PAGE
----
"...your original claim that 'nefesh shaya' is what differentiates us from animals..."
I made no such claim. The term is not an attribute, it is a descriptor.
First, it seems to me that you did make such a claim when you replied to an AC near the start of this thread:
In spite of that, a lot of Christians - I hesitate to claim the majority - hate to be reminded that they are animals.
I decline your category offer.
We are nefesh chaya, the implications of which I won't get into here, as you won't be interested and evolution will inevitably sort you out anyway.
Then you went on to try to be snarky and insulting and holier-than-thou by saying that the AC was an animal, but that you personally were something better. Anyway, unless there's invisible extra text in there that I need magic diamond glasses to read, you're saying that you reject the AC's categorization of humans as animals and claim that humans are nefesh chaya instead. This makes no sense since humans and other animlas are both either nefesh chaya or posess nefesh chaya depending on exactly how you translate and interpret nefesh chaya: "living soul" or "animal" (from the Latin: Anima, meaning "breath" or "soul") or perhaps "organism". A "living soul" could be a descriptor saying what something is, but could also be an attribute that something posesses depending on point of view and exact translation. Either way, it's not something that differentiates humans and other animals.
As I later explicitly used English for in an elaborating argument, categorizing both humans and animals as "living souls" (or "living beings") is not synonymous with stating that humans are a subcategory of animals.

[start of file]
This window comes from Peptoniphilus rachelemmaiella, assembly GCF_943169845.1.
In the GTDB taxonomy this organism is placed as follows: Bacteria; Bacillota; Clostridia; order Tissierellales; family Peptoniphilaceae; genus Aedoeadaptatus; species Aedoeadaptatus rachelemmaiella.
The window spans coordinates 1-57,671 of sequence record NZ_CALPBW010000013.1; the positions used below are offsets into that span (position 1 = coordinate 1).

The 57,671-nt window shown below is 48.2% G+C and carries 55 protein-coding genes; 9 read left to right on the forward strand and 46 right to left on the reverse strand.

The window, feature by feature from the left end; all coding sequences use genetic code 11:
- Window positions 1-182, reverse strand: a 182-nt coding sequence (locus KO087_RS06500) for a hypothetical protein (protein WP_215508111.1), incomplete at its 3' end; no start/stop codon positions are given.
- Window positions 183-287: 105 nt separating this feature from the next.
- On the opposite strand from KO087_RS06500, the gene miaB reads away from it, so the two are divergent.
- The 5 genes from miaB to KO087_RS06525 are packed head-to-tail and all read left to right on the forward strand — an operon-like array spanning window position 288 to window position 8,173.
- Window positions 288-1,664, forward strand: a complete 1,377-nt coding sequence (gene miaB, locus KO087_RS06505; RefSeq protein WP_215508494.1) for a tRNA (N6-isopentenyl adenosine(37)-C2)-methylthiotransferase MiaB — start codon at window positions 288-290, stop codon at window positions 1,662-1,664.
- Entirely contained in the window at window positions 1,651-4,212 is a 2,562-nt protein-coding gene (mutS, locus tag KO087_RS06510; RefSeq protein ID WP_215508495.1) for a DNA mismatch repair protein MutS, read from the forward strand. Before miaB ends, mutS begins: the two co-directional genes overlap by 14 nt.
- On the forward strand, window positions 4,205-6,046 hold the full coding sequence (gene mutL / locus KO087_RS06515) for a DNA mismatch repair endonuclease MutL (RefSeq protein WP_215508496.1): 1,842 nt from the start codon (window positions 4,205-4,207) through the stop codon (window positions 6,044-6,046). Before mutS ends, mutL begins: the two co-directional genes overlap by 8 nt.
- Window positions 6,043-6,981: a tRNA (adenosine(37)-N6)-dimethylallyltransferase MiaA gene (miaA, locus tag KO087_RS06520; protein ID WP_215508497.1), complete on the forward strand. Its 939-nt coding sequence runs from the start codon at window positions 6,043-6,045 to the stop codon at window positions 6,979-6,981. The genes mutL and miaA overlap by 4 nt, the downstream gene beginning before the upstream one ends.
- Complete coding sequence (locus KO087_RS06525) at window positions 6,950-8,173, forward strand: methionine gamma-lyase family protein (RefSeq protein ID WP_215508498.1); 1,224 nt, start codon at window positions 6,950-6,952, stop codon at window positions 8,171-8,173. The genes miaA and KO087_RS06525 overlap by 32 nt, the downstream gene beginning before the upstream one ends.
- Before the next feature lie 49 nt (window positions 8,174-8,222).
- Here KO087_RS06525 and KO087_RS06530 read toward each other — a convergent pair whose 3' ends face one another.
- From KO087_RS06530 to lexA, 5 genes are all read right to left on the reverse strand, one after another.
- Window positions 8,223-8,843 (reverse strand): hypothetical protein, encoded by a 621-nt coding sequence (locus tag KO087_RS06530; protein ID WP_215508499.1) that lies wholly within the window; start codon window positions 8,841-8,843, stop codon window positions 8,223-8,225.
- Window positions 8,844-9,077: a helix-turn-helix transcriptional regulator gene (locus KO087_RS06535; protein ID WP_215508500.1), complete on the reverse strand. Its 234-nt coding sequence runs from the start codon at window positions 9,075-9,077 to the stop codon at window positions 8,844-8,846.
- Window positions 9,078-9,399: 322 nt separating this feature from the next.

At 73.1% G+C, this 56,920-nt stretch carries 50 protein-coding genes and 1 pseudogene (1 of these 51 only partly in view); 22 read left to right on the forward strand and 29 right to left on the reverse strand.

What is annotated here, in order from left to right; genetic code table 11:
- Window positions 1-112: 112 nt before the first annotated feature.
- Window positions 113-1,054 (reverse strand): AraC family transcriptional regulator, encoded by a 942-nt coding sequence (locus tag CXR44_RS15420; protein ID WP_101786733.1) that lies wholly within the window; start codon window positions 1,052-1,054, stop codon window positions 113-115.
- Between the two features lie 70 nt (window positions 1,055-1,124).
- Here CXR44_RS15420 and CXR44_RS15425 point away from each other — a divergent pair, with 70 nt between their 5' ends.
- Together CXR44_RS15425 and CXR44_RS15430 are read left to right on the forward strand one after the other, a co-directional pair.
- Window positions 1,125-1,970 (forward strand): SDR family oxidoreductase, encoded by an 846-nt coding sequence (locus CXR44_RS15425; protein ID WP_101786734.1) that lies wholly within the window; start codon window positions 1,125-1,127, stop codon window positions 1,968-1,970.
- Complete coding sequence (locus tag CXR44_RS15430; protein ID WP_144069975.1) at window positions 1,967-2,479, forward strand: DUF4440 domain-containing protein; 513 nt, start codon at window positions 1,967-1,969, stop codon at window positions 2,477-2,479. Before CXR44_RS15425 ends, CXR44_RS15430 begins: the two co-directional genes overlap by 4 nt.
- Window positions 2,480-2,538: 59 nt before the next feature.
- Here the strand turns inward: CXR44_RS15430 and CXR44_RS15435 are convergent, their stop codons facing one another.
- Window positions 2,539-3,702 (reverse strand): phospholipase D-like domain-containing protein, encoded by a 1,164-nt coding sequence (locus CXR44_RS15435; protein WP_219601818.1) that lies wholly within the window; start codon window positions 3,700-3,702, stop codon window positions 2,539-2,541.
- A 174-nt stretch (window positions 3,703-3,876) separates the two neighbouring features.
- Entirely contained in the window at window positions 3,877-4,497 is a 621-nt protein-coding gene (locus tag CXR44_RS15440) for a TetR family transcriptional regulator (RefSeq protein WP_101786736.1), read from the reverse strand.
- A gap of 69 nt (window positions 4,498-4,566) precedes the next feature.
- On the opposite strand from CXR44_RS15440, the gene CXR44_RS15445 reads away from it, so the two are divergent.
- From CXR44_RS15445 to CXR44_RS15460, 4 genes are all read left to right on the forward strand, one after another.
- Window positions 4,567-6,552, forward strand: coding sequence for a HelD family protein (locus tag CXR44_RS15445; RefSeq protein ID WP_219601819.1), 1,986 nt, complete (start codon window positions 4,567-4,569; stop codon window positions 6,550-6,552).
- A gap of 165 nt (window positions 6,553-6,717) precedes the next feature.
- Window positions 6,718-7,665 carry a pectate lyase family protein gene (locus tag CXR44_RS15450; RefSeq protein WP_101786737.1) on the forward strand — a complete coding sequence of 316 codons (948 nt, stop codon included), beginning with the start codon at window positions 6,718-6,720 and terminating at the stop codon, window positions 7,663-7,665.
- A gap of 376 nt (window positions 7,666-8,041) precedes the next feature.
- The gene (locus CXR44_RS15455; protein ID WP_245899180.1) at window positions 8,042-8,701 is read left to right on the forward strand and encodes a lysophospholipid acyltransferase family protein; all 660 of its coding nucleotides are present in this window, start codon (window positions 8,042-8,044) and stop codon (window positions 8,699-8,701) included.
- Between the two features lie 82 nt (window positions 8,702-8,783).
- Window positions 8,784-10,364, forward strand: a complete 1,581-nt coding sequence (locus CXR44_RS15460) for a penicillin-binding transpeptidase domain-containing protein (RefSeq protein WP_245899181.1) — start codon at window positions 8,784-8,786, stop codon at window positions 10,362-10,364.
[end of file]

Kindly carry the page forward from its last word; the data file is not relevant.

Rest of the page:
In the context we're using, humans are clearly a subcategory of "living souls". The set of "living souls" is the set of all animals. You believe that humans possess special properties that make them stand out from the set. So what. Many members of the set have special qualities that make them stand out from the set, they're still in the set. I mean, for crying out loud, as I pointed out earlier, the word "animal" comes from a latin word which literally means virtually the same thing as "living soul"/nefesh chaya.
Here is an early Google hit which brief review indicates I'm in agreement with.
Ok. So, to be clear, you're definitely either 100% pro-choice when it comes to abortion (including late term abortion) or you're a vegan, right? Because if you're in agreement with that article, you have to be one of those things since it's very clear that, until the moment of birth, a human is no different than any other animal. So, you should only object to abortions at any point before birth if you also completely object to killing animals for any reason, in which case you should be a Vegan to remain philosophically consistant.
Aside from that, what about all the animals that can reason, even if not better than the average human? There are animals that can reason better than a minority of humans (not to mention infant humans whose reasoning capacity is dwarfed by that of nearly all other mammals). Then there's speech, which is also posessed by a number of animals, either through sign languauge or outright ability to form audible words. Then there are those who posess some form of speech and also some reasoning capacity. So, is that the way it is? Humans, parrots and gorillas on a pedestal, raised up above the scum that are the rest of the kingdom animalia? Sure, the chimpanzees can't get into the club because they bite (and human children never, ever, ever do that), but what are you gonna do, you know?
P.S. I'm interested by your signature, which is an excerpt from the gospel of Mary Magdelene. It seems an odd contrast here with your rigid and orthodox view of humanities place among (or not among) the other animals.